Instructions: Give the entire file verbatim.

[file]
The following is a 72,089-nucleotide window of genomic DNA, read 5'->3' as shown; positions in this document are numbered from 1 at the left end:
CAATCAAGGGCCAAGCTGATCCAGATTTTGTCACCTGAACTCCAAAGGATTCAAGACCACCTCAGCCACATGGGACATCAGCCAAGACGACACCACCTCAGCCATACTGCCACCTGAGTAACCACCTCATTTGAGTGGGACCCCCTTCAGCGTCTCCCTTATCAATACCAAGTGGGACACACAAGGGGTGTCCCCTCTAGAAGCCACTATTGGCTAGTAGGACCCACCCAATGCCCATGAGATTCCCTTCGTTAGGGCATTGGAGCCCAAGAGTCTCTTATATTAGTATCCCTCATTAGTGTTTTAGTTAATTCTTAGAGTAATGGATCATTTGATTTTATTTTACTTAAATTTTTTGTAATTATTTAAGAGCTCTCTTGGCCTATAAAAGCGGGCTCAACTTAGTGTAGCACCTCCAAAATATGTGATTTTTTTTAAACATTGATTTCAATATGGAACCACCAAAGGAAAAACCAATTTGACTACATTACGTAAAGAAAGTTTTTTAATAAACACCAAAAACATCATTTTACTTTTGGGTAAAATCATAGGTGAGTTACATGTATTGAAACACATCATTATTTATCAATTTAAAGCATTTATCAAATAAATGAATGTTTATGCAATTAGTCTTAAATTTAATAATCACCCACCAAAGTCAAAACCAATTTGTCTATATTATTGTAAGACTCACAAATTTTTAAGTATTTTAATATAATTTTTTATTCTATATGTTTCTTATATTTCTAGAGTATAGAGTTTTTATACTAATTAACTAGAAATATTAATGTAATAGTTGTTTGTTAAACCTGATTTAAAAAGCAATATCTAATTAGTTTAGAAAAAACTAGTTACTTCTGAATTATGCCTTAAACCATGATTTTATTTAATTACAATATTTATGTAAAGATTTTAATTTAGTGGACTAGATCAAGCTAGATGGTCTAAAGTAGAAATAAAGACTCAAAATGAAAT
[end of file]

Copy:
The following is a 72,089-nucleotide window of genomic DNA, read 5'->3' as shown; positions in this document are numbered from 1 at the left end:
CAATCAAGGGCCAAGCTGATCCAGATTTTGTCACCTGAACTCCAAAGGATTCAAGACCACCTCAGCCACATGGGACATCAGCCAAGACGACACCACCTCAGCCATACTGCCACCTGAGTAACCACCTCATTTGAGTGGGACCCCCTTCAGCGTCTCCCTTATCAATACCAAGTGGGACACACAAGGGGTGTCCCCTCTAGAAGCCACTATTGGCTAGTAGGACCCACCCAATGCCCATGAGATTCCCTTCGTTAGGGCATTGGAGCCCAAGAGTCTCTTATATTAGTATCCCTCATTAGTGTTTTAGTTAATTCTTAGAGTAATGGATCATTTGATTTTATTTTACTTAAATTTTTTGTAATTATTTAAGAGCTCTCTTGGCCTATAAAAGCGGGCTCAACTTAGTGTAGCACCTCCAAAATATGTGATTTTTTTTAAACATTGATTTCAATATGGAACCACCAAAGGAAAAACCAATTTGACTACATTACGTAAAGAAAGTTTTTTAATAAACACCAAAAACATCATTTTACTTTTGGGTAAAATCATAGGTGAGTTACATGTATTGAAACACATCATTATTTATCAATTTAAAGCATTTATCAAATAAATGAATGTTTATGCAATTAGTCTTAAATTTAATAATCACCCACCAAAGTCAAAACCAATTTGTCTATATTATTGTAAGACTCACAAATTTTTAAGTATTTTAATATAATTTTTTATTCTATATGTTTCTTATATTTCTAGAGTATAGAGTTTTTATACTAATTAACTAGAAATATTAATGTAATAGTTGTTTGTTAAACCTGATTTAAAAAGCAATATCTAATTAGTTTAGAAAAAACTAGTTACTTCTGAATTATGCCTTAAACCATGATTTTATTTAATTACAATATTTATGTAAAGATTTTAATTTAGTGGACTAGATCAAGCTAGATGGTCTAAAGTAGAAATAAAGACTCAAAATGAAAT